Thursday, May 22, 2014

The New and Improved Style Manuals

Several years ago, the Modern Language Association issued a new edition of the MLA Handbook. The handbook, now in its seventh edition, was revised to better suit academic writing and research in a digital environment. But even though students now regularly write papers that rely entirely on online sources and incorporate a variety of electronic media, not all have started using the new citation styles.  

Here are just a few of the key updates in the seventh edition: 
  • Citations for online sources do not need to include a URL. The rest of the citation provides enough information that the reader will be able to find the source through a search engine or database. Moreover, URLs are not necessarily stable; a link that worked at the time of writing may be dead before a reader sees it. 
  • For in-text citations from online sources like Web sites, there's no need to use a paragraph or section number in place of a page number, unless the source itself is already numbered. 
  • Now that students have an incredible variety of media at their disposal, making the medium of publication clear is important. Students should indicate whether the source was Print, Web, Radio, Television, DVD, Film, PDF, etc.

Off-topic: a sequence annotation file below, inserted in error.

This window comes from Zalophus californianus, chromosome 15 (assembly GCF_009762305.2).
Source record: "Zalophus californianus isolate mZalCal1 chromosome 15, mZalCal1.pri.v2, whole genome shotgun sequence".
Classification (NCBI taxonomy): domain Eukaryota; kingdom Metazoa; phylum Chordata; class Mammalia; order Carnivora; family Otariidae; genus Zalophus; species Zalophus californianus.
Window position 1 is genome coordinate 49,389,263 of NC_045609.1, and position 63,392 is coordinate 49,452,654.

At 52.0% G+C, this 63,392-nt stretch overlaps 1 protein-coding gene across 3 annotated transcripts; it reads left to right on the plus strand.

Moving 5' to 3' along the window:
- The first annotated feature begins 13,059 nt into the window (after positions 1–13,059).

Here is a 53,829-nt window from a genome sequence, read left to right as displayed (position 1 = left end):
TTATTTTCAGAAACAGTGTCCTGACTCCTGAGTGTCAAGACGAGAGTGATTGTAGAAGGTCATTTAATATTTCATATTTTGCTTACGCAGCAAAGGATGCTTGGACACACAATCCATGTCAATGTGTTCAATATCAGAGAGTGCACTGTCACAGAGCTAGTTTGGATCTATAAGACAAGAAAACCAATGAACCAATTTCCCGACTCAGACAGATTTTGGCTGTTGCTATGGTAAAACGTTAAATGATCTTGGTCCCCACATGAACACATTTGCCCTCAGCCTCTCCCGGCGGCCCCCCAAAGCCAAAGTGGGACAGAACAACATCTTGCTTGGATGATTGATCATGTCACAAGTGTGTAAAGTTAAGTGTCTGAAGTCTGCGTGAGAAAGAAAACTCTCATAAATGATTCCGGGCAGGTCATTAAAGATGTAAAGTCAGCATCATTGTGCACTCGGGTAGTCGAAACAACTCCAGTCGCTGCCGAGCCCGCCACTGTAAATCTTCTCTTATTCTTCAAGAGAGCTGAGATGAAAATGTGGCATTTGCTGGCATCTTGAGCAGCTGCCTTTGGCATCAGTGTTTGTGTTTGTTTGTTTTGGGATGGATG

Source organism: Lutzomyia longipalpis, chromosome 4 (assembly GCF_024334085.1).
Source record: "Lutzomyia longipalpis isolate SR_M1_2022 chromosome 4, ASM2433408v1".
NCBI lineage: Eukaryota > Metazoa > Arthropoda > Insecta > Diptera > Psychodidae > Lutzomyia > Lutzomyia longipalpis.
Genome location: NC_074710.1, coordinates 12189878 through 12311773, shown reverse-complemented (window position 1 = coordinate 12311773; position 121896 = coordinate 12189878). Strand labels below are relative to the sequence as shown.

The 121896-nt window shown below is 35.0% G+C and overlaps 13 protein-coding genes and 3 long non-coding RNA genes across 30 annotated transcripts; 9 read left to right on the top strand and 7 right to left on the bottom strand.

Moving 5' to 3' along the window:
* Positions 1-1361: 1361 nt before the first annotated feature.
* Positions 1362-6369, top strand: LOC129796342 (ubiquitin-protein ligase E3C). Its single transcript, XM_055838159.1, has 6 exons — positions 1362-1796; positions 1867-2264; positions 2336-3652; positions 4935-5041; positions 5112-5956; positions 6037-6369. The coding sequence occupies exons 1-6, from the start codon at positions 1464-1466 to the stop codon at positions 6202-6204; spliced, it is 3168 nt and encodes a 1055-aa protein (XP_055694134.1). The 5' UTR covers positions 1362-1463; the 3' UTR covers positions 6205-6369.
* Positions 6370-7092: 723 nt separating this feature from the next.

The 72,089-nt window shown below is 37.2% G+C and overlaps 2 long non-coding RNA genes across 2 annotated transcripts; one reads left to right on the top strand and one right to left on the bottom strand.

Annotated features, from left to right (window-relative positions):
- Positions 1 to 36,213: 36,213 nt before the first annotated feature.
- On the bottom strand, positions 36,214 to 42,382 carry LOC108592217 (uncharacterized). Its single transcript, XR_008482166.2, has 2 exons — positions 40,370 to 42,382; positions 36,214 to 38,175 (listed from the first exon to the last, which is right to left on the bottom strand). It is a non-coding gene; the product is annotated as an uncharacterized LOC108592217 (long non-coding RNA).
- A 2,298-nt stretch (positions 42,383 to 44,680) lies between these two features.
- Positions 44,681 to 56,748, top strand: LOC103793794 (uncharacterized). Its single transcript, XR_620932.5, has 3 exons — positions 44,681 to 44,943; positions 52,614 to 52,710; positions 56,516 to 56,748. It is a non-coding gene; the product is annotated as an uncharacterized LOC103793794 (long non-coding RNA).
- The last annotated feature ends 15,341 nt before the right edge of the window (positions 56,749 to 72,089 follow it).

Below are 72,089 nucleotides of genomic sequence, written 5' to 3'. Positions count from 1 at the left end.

• Computer keyboards have made it much easier to italicize than underline. Anything that used to be underlined, such as book titles, should now be italicized.
MLA has always been the preferred style for scholarly writing in the humanities, but since it also provides highly detailed information about using and citing a wide variety of material, it's also appropriate for projects in which students are likely to draw from both traditional and nontraditional sources (even Twitter). For a more complete list of the changes in the seventh edition, click here to download a PDF compiled by Bedford/St. Martin's. 

The APA Publication Manual was also recently revised and published in a sixth edition. Like MLA, APA style now better supports writers working with online sources. (Click here for a brief overview.) Students writing in education, business, psychology, and other social sciences are likely to find APA style more useful, as well as the format used in much of the source material they will encounter in their research. 

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